Becoming a teacher was never part of Chris Gaskins’ plan. After graduating in 2014 from North Star Academy Washington Park High School, a charter school in Newark, N.J., Chris planned to attend college, major in business, and ultimately pursue a career in investment banking.
In May of 2018, Chris’s life was going according to plan. He was finishing up his junior year at Albright College, where he was a business and marketing major, and was set to begin an internship at an investment banking firm.
Little did he know, his life’s plan was about to change.
This past spring, Chris received an email from his college career center advertising an opportunity to apply for the Summer Teaching Fellowship at Uncommon Schools. Chris’s alma mater, North Star Academy, is part of Uncommon Schools and is the largest charter organization in New Jersey. The Summer Teaching Fellowship is an opportunity for college juniors to have an introduction to teaching in urban schools.
As an alumnus of Uncommon Schools, Chris applied even though it was outside of his goals. He figured it might be a fun way to spend the summer.
It happened to be more than just fun for Chris—it changed his life.
“Over the course of the summer, I fell in love with teaching and decided to make it a career path,” Chris said. “I had never imagined being a teacher. My mom was a teacher at Newark Public Schools and I always was worried about the pay.”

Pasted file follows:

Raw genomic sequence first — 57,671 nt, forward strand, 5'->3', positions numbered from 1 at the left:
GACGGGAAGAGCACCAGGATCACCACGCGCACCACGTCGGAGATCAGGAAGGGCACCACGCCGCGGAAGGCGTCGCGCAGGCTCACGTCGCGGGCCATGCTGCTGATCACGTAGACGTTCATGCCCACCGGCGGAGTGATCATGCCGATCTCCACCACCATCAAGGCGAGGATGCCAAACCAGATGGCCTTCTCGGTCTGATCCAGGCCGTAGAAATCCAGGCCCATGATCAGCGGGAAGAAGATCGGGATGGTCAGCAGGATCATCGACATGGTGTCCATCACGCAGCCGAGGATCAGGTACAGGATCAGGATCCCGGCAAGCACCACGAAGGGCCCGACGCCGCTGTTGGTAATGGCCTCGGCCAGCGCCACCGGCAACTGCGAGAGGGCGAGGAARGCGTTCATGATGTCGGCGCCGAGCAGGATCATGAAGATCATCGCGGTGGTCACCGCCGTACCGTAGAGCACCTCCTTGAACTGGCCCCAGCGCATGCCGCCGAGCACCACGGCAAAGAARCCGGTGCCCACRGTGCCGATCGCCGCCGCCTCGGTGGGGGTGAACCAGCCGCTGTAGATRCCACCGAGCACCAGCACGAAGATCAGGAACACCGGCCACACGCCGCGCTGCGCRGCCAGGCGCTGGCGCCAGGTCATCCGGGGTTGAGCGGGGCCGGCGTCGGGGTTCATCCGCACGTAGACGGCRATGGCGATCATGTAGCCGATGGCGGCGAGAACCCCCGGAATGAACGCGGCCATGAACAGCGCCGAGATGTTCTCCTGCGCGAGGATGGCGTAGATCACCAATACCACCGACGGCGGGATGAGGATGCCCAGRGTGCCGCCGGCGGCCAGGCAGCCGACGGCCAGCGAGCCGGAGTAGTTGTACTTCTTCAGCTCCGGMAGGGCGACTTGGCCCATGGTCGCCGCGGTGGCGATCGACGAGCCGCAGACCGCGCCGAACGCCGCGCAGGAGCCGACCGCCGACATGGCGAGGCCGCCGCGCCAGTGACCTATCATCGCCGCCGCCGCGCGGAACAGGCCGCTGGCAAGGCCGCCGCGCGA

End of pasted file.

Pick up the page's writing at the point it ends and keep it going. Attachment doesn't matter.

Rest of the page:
Chris is one of 134 rising college seniors who participated this summer in the Summer Teaching Fellows program offered by Uncommon Schools, a charter management organization which has 53 schools in Brooklyn, Rochester, and Troy, N.Y., Camden and Newark, N.J., and Boston. Uncommon Schools serves 19,000 students in grades K-12. About 80 percent of Uncommon students have either graduated or are on track to graduate from college—one of the highest rates in the country.
One of the most transformative parts of the experience for Chris were the personal relationships he developed with the students at his host school.
“The relationships weren’t forced, which was the most beautiful thing. It was natural, we talked about all of the different things boys want to talk about,” Chris said. “They are interested in sports, girlfriends, parent issues... I was able to relate to them since I know firsthand that school can be hard.”
Chris plans to return to the classroom upon his graduation in the spring of 2019. When it comes to investment banking, he says “I enjoyed the experience. I enjoyed the pay. However, I don’t think it will turn out like that anymore.”
Rachel Cooperberg is the associate director of marketing for Uncommon Schools. Learn more about the Summer Teaching Fellowship.
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